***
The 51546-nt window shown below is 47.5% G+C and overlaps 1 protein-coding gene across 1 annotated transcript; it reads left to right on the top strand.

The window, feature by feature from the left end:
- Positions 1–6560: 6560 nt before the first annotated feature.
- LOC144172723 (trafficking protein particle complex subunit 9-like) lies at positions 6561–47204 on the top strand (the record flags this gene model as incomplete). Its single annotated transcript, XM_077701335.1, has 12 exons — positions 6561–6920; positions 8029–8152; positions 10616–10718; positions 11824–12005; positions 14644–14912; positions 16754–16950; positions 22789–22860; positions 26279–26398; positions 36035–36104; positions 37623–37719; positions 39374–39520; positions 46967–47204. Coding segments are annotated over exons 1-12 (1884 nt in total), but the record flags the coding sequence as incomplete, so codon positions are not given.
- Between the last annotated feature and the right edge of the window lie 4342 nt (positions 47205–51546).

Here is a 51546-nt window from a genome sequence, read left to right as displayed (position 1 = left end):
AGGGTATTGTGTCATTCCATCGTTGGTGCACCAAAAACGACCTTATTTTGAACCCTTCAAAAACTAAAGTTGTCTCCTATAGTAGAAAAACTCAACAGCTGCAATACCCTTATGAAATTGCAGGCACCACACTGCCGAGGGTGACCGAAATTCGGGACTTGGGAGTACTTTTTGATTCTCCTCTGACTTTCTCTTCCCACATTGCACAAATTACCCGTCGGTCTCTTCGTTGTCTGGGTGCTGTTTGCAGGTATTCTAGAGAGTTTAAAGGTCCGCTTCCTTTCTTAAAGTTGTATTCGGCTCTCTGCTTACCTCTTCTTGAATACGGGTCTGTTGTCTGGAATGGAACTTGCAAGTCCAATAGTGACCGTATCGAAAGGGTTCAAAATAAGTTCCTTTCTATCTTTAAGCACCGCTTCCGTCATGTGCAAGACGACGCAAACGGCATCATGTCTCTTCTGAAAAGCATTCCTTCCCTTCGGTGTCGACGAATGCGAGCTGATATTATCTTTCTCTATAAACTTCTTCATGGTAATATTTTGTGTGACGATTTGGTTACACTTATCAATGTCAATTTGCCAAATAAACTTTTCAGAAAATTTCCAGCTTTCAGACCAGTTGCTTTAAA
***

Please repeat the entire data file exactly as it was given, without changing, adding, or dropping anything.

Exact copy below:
The 51546-nt window shown below is 47.5% G+C and overlaps 1 protein-coding gene across 1 annotated transcript; it reads left to right on the top strand.

The window, feature by feature from the left end:
- Positions 1–6560: 6560 nt before the first annotated feature.
- LOC144172723 (trafficking protein particle complex subunit 9-like) lies at positions 6561–47204 on the top strand (the record flags this gene model as incomplete). Its single annotated transcript, XM_077701335.1, has 12 exons — positions 6561–6920; positions 8029–8152; positions 10616–10718; positions 11824–12005; positions 14644–14912; positions 16754–16950; positions 22789–22860; positions 26279–26398; positions 36035–36104; positions 37623–37719; positions 39374–39520; positions 46967–47204. Coding segments are annotated over exons 1-12 (1884 nt in total), but the record flags the coding sequence as incomplete, so codon positions are not given.
- Between the last annotated feature and the right edge of the window lie 4342 nt (positions 47205–51546).

Here is a 51546-nt window from a genome sequence, read left to right as displayed (position 1 = left end):
AGGGTATTGTGTCATTCCATCGTTGGTGCACCAAAAACGACCTTATTTTGAACCCTTCAAAAACTAAAGTTGTCTCCTATAGTAGAAAAACTCAACAGCTGCAATACCCTTATGAAATTGCAGGCACCACACTGCCGAGGGTGACCGAAATTCGGGACTTGGGAGTACTTTTTGATTCTCCTCTGACTTTCTCTTCCCACATTGCACAAATTACCCGTCGGTCTCTTCGTTGTCTGGGTGCTGTTTGCAGGTATTCTAGAGAGTTTAAAGGTCCGCTTCCTTTCTTAAAGTTGTATTCGGCTCTCTGCTTACCTCTTCTTGAATACGGGTCTGTTGTCTGGAATGGAACTTGCAAGTCCAATAGTGACCGTATCGAAAGGGTTCAAAATAAGTTCCTTTCTATCTTTAAGCACCGCTTCCGTCATGTGCAAGACGACGCAAACGGCATCATGTCTCTTCTGAAAAGCATTCCTTCCCTTCGGTGTCGACGAATGCGAGCTGATATTATCTTTCTCTATAAACTTCTTCATGGTAATATTTTGTGTGACGATTTGGTTACACTTATCAATGTCAATTTGCCAAATAAACTTTTCAGAAAATTTCCAGCTTTCAGACCAGTTGCTTTAAA